Beringia Teacher Resources
Find Beringia educational ideas and activities
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Land Bridge theory of Migration
Fourth graders consider the Land Bridge Theory. In this Land Bridge Theory lesson, 4th graders discover the Bering Strait and research the land bridge formed during the last ice age. Students explore migration from Asia to Wyoming.
Land Bridge Theory
Fifth graders observe a map that includes where the land bridge was located and that its name was Beringia and look in the Social Studies books to read about the Land Bridge Theory. The class then brainstorms reasons why they think people migrated across Beringia.
Athabaskan Migration & Bering Strait
Students examine the various migration patterns of the Athabaskan. In groups, they discuss the Bering Strait Land Bridge theory of migration and take notes on a lecture from their teacher. To end the lesson, they brainstorm the importance of trade between civilizations.
Athabaskan Migration & Bering Strait
Young scholars study Athabaskan migration patterns and the Bering Strait Land Bridge theory. They investigate the importance of the expansion of trade and compare the differences between American Indian oral tradition accounts of origin and 'Scientific' postulations of theory.
Students study North Carolina's changing coastline during the Paleoindian and Archaic periods and determine the positions of the coastline at different times and decide what types of archaeological information has been lost due to rising sea levels.
Early Native Americans
Fourth graders locate on a globe where the land bridge was. They describe the progression of nomadic people into North America.
American Civilization - The Ice Age
First graders discuss the Ice Age land bridge over the Bering Straits and how it affected the population of the Americas. They construct a clay model of the land bridge and research common animals of the time.
Theories of Migration
Eighth graders discover the origins of the first Americans. In this migration lesson, 8th graders access online informtaion regarding theories about human migration to North America. Students complete graphic organizers as they research how North America was settled.
In this North American geography worksheet, students read about the impact humans have had on the environment in the United States and Canada. Students take notes and answer 3 short answer comprehension questions as they read the selection.
In the Future we will all be Mixed Bloods and Mestizoes
Students examine the concept of origin and ethnicity. In this ethnic studies lesson, students engage in a variety of interdisciplinary activities including posters, and discussions to better understand our past and future.
America's Stone Age Explorers
Students watch a Nova program examining the earliest in habitants of the Americas. In groups. they take notes on various topics covered in the program. Among the topics covered are: the Clovis people, Solutrean culture, migration routes, and genetic evidence. to conclude the lesson, students role-play as forensic scientists solving a missing persobns case through the evidence of mtDNA.
The Spread of Buddhism in East Asia: Korea as a Land Bridge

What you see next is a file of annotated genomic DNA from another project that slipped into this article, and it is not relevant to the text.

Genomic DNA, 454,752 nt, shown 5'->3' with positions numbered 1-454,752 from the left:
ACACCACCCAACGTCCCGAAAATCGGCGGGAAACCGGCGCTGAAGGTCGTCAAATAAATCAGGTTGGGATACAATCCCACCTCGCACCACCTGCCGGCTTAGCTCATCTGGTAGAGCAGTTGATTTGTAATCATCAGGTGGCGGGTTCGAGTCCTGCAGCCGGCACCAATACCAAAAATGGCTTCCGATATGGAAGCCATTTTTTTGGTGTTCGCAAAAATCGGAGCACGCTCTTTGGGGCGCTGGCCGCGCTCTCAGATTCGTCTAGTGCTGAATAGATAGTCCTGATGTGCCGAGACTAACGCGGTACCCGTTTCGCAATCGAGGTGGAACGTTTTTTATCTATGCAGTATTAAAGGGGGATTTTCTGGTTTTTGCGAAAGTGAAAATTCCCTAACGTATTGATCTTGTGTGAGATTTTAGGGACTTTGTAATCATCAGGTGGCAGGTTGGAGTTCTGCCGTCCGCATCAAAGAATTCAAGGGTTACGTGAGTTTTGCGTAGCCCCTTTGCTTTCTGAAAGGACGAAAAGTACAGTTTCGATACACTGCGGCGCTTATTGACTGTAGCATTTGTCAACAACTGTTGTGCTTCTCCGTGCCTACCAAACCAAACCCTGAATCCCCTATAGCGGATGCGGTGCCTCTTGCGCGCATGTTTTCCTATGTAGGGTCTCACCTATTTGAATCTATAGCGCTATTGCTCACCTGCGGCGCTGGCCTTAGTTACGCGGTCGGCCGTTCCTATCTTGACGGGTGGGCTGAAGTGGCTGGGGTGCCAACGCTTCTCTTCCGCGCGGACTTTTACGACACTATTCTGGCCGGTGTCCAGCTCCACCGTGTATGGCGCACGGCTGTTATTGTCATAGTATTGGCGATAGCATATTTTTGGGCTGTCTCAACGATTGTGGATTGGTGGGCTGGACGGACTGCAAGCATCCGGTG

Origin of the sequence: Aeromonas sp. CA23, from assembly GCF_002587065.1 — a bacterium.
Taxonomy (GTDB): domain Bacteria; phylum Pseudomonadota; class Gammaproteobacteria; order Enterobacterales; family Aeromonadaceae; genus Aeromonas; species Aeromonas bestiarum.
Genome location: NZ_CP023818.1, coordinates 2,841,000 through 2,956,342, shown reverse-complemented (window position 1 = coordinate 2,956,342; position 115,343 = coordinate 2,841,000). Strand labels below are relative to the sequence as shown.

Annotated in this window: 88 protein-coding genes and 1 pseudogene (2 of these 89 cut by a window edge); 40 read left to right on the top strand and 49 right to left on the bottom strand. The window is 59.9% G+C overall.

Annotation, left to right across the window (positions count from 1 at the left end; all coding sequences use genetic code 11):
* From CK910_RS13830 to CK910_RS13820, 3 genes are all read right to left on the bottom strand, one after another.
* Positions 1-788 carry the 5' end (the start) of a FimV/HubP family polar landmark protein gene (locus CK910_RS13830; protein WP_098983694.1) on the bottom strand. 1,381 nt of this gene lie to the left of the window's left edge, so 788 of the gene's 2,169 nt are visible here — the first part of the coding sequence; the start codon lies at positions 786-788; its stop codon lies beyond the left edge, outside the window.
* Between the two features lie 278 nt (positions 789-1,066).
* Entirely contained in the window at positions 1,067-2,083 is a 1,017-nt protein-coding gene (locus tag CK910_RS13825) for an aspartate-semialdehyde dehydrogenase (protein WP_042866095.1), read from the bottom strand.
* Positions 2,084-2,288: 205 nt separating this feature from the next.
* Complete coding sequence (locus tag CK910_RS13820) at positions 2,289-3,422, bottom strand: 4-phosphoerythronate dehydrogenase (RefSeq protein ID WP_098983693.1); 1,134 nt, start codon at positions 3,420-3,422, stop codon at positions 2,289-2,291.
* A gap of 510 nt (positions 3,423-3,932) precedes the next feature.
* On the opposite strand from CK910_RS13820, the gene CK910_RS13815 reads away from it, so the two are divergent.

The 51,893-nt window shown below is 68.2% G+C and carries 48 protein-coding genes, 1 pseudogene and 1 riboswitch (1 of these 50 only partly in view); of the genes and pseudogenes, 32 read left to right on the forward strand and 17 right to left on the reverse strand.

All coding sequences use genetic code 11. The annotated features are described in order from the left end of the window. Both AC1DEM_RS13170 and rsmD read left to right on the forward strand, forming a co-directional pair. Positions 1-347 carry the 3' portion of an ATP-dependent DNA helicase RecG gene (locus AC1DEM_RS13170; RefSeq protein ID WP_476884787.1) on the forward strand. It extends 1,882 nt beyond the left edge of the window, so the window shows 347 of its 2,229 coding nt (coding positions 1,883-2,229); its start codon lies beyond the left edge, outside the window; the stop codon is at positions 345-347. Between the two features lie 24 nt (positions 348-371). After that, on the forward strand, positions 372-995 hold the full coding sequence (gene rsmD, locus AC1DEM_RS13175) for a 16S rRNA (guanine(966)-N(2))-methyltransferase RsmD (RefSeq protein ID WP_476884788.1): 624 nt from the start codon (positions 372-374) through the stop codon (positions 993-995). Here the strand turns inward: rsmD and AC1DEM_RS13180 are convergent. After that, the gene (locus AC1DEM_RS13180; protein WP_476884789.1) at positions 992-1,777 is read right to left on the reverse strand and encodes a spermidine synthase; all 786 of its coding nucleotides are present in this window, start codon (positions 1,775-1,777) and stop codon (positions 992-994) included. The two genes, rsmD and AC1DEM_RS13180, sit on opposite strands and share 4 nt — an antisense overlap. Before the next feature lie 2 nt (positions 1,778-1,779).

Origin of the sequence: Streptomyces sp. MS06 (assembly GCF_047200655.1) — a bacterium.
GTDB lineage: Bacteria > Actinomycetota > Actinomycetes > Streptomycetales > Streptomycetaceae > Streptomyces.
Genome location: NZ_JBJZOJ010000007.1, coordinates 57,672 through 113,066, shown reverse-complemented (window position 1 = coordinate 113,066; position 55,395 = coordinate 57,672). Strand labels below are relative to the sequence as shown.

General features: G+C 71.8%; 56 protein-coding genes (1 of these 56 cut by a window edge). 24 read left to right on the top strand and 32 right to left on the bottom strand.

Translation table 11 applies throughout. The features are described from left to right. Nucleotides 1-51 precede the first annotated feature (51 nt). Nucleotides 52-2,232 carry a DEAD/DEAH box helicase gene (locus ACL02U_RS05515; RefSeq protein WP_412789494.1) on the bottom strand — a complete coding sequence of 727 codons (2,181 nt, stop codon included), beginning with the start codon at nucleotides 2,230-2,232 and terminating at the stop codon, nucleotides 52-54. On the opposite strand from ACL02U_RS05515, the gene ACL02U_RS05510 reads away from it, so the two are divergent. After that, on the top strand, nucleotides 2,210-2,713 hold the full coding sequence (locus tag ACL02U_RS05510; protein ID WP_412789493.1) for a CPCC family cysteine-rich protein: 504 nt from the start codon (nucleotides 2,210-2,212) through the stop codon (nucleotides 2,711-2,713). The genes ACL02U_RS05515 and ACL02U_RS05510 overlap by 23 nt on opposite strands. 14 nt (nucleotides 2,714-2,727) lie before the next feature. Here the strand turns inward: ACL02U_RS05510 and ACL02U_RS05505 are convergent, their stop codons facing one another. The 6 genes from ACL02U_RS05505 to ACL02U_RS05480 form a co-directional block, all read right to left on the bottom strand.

Students study the spread of Buddhism. For this Buddhism lesson, students examine articles explaining the spread of the religion to different areas in East Asia. Students compare and contrast the spread of Buddhism to other religions and write essays using their findings.
The Old North Trail
Students engage in a lesson to find information about the old trails of North America that were used by Native Americans. Specifically, they conduct research to find the history of The Old North Trail. The teacher shares several theories about the indian migrations.
By Land or by Sea...or Both?
High schoolers research a video and participate in a discussion. For this watercraft lesson students review material and answer questions about what they learned.
We Arrived 10,000 Years Ago...
Students explain ways that humans migrated from Asia and settle in the Americas. In this investigative instructional activity students participate in a brief archaeological demonstration and review what they learned.
Students study sinkholes and how they are associated with paleoamerican settlements. In this underwater exploration lesson students explain how sinkholes are formed.
Now, Take a Deep Breath
Students define several laws of pressure and see how they relate to scuba diving. In this ocean explorer lesson students answer questions and complete an activity.
Bering Land Bridge National Preserve Web Lesson
Student read about the history and the present-day status of the Bering Land Bridge and explore information and photographs about the Bering Land Bridge National Preserve while visiting a website. Students then write a letter to the editor about the preservation of Beringia.
Parrot Feathers to Sacred Dogs
Fifth graders study information about the Native American history in Nevada. For this Nevada history lesson, 5th graders review the background for the Native American history in Nevada. Students complete 7 activities to learn about the community of Native Americans in Nevada.
Journey Through Time
Students examine the movement of the Bison over the land bridge. In groups, they use the events to put them into the correct sequence. They apply measurement to chronological time and read more information about the land bridge.